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10.23.13

Apple’s Latest Bogus Claims Give False Sense of Privacy, Paint iMessage as ‘Secure’

Posted in Apple, Security at 2:51 am by Dr. Roy Schestowitz

A matter of life and death sometimes

Noose

Summary: Apple’s iMessage, which is falsely advertised as secure, most likely finds its way into the NSA through PRISM

NOTHING threatens an activist more than a hostile constantly-observing eye. Everything that a dissident does in some nations can result in imprisonment and even death. When the NSA and the FBI set up Tor honeypots or break into anonymisation networks they show their endless contempt for what their government likes to label “freedom and democracy”. But leaving all that aside, the point to be made here that people’s lives can be at risk if they believe that they enjoy privacy/anonymity when in fact they are under surveillance. A false sense of privacy is worse than no privacy at all and promotion of tools as “secure” when in fact they are not is akin to setting up honeypots. Similarly, “a court order is an insider attack,” claims Bruce Schneier [1], alluding to the fact that risk comes in less expected ways than we’re accustomed to think of (someone at Slashdot is attacking this messenger right now).

“People who require privacy should shun proprietary software even when that software claims to be secure.”The interesting news is that researchers show Apple “could easily intercept communications on the service” called iMessage [2]. Apple is part of PRISM, so we might as well just assume that the NSA gets iMessage activity transmitted to its storage devices. Never trust proprietary software companies for security and privacy, Apple cannot be trusted to provide even security and real encryption for mobile payments [3], for instance. Google can’t, either.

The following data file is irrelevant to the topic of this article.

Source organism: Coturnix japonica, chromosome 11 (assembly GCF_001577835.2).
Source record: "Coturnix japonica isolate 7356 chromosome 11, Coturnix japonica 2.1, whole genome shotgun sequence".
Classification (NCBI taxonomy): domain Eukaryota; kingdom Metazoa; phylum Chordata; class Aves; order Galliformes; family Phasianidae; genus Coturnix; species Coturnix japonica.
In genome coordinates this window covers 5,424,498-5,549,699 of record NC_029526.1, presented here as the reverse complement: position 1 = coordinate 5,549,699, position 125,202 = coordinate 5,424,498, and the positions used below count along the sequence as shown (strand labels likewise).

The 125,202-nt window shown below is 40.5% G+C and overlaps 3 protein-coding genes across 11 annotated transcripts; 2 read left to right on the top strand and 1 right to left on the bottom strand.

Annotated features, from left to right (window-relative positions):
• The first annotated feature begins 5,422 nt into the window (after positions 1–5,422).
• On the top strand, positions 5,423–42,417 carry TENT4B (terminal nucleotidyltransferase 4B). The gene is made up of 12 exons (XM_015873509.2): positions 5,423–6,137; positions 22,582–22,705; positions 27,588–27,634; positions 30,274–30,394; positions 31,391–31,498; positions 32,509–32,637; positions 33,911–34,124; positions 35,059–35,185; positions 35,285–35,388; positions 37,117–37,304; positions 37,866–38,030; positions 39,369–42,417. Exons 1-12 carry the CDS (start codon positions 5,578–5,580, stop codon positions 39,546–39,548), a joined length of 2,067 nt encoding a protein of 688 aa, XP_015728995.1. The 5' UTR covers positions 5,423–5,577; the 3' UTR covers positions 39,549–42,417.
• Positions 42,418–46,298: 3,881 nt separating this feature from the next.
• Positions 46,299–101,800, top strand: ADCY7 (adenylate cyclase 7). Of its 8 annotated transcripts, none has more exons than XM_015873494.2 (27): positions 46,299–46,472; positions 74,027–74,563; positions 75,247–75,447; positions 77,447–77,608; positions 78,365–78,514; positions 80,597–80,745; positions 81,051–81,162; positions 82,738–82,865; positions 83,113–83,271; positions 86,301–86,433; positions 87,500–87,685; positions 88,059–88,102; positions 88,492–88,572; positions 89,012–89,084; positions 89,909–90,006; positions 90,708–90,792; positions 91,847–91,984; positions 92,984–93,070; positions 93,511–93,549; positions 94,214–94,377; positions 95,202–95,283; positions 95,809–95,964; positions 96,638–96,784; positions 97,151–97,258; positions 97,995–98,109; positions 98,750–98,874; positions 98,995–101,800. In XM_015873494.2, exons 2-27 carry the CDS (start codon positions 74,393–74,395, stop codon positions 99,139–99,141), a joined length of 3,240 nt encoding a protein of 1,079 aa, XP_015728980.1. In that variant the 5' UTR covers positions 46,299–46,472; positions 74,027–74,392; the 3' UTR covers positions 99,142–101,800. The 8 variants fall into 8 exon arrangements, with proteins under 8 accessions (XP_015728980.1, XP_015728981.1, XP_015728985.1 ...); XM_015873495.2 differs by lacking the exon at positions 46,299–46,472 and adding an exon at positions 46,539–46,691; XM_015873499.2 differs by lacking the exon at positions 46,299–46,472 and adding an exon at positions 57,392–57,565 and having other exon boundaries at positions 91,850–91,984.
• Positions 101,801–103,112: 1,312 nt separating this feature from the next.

Cryptology is largely broken because of Trojan horses from agencies like the NSA (people who pretend to be coding for security or are subverting standards-setting bodies); privileges of cryptology applications, or access to them from another region of the system (be it a driver, operating system, or other application) means that on proprietary systems the back doors need not even be in cryptology itself. The solution is thus Free/libre software, universally. Without it, nothing can earn trust. People who require privacy should shun proprietary software even when that software claims to be secure.

Related/contextual items from the news:

  1. “A Court Order Is an Insider Attack”
  2. Researchers challenge Apple’s claim of unbreakable iMessage encryption

    A close look at Apple’s iMessage system shows the company could easily intercept communications on the service despite its assurances to the contrary, researchers claimed Thursday at a security conference.

  3. The outrageous permissions required by mobile payments apps
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